Kuilfontein Farm is not the sort of place that one would expect to find a common British garden plant to be growing. The Karoo is a generally harsh environment, where most plants barely get over a foot tall, either because of the shallow soil, the lack of rain or the constant grazing.
Nevertheless, in the late 1800s a Mr Tuck was asked to visit Colesberg with the intention of collecting a specimen of Kniphofia by the father of all Kniphofia breeding Max Leichtlin. A specimen had previously been collected here by a Mr Shaw, but had been wrongly identified as K. pumila, which is a quite different Ethiopian species. The plant collected by Mr Tuck was grown on by Max Leichtlin and from there distributed to the horticultural world, whereupon J.G. Baker of Kew named it K. tuckii in honour of the man who went to so much effort to collect it. What happened next to the plants received by Leichtlin is less clear, but the plant widely grown today as 'Atlanta', one of the most well-known Kniphofia, and certainly one of the first to flower, possibly has its origins from that same gathering.
Being spring flowering, I did not expect to see the plants flowering, so was pleasantly surprised to see a clump heralding the entrance to Kuilfontein Farm. Apparently self-sown, they clearly like the additional watering they receive and have continued to flower until my arrival. The plants in their natural habitat were not so obliging, but it was good to see where they grew: in seasonally marshy ground, known as vleis. I guess it is their ability to cope with the occasional waterlogging of that habitat that helps the plants survive our British winters when most species in this area would succumb (the temperatures here can drop to -10C in winter). The photo below shows the flowers at Kuilfontein Farm, a plant growing naturally in the vlei, and a view of the vlei itself (note the tall grasses marking the area of more moisture).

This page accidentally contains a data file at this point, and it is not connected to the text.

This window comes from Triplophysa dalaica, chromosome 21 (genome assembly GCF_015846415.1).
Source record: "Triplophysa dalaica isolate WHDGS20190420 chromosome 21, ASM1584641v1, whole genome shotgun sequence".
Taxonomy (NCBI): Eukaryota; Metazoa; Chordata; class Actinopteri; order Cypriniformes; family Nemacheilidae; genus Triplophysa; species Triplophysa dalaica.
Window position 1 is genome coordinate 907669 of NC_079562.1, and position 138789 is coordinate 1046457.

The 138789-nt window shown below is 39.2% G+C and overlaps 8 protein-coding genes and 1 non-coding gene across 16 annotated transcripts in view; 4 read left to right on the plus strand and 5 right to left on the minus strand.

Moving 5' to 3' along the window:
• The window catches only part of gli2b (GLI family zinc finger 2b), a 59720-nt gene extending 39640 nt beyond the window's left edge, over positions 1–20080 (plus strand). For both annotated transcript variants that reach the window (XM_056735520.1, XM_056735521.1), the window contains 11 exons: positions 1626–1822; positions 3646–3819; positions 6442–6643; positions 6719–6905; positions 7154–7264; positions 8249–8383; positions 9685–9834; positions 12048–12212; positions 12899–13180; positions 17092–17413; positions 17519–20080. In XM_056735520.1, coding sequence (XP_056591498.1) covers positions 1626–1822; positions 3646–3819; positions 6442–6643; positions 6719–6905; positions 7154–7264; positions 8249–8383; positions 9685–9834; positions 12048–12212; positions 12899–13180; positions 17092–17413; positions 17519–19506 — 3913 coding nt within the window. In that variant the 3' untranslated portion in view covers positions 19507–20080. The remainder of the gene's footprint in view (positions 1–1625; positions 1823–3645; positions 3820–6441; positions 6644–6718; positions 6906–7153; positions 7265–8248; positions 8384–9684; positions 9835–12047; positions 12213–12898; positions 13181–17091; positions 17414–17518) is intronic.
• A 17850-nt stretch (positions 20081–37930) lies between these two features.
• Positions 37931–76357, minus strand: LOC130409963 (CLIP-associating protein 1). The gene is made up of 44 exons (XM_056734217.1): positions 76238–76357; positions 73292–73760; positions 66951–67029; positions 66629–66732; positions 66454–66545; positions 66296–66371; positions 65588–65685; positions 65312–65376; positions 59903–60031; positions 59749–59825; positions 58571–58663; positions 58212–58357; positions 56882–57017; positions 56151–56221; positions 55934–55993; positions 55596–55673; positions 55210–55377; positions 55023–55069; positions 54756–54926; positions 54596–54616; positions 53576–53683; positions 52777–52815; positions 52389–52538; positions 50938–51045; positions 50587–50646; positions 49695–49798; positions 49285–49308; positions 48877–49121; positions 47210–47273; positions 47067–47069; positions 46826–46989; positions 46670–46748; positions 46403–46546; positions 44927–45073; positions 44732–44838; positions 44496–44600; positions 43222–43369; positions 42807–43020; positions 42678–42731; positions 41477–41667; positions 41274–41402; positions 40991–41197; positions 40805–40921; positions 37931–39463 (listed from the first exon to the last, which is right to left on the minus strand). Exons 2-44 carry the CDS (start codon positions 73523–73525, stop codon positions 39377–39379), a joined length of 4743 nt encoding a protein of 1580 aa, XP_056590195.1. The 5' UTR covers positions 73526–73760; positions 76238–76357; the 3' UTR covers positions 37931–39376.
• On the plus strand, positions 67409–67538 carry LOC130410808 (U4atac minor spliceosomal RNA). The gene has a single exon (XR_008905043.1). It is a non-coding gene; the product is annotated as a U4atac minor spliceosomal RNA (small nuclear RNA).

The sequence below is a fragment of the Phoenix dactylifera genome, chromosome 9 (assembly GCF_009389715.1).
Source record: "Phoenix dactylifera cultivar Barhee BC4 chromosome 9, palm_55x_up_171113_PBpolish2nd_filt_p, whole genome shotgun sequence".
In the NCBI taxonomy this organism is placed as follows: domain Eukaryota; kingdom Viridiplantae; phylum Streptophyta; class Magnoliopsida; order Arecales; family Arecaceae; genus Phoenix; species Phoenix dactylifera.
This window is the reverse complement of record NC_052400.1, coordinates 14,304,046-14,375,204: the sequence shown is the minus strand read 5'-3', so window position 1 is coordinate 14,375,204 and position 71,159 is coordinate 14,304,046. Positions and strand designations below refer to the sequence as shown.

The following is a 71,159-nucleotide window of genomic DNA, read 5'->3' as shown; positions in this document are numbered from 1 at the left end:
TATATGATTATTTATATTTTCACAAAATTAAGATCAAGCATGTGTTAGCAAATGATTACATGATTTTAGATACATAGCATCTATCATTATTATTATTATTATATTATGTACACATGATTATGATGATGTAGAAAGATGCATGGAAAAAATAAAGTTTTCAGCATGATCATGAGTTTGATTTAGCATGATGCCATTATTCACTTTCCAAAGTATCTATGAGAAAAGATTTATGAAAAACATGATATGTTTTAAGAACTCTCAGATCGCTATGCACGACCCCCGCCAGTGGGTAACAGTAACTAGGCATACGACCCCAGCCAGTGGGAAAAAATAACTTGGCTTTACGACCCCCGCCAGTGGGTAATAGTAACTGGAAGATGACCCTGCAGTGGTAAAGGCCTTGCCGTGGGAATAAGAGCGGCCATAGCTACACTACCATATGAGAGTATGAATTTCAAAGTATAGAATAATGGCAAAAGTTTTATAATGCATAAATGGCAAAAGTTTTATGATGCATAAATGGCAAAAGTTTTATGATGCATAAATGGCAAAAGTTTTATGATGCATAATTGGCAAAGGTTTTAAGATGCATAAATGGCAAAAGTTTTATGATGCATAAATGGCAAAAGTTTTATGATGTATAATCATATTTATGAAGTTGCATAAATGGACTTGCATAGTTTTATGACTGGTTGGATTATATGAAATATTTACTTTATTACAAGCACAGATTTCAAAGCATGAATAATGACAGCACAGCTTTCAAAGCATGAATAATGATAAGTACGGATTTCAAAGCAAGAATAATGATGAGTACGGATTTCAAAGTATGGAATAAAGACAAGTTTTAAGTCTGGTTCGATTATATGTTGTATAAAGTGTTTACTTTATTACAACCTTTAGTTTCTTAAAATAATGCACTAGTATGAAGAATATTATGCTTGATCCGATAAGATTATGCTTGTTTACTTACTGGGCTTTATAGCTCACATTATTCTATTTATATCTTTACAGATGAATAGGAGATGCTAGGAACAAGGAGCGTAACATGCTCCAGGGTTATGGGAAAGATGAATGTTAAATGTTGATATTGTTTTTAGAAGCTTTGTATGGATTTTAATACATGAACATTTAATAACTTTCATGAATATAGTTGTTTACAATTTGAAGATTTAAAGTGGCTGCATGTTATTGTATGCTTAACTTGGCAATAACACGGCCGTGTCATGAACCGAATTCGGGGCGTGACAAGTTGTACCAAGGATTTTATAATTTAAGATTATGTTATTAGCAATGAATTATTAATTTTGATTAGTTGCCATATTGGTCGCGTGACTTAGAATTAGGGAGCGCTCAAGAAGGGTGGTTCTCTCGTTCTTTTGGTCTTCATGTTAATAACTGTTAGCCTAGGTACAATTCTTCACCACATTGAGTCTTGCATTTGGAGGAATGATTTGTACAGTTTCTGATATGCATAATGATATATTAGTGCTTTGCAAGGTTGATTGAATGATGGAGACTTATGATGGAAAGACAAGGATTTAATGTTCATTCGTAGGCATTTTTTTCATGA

K. tuckii is now regarded as belonging to K. ensifolia, but it is recognised that the Colesberg form is distinctly different from most other populations of that species. Maybe one day, Mr Tuck will regain the honour of his poker as a distinct species.
Plant of the day: I only spotted one plant of this little Moraea. This is the one place that I am visiting for which I do not have a field guide for the flora, so further identification will have to wait.
Animal of the day: Springbok - I was very tempted to choose the Karoo lamb that I had for my supper but it has to be the national animal of South Africa. The sight of these graceful antelope as they pronk across the veld is so symbolic of the Karoo.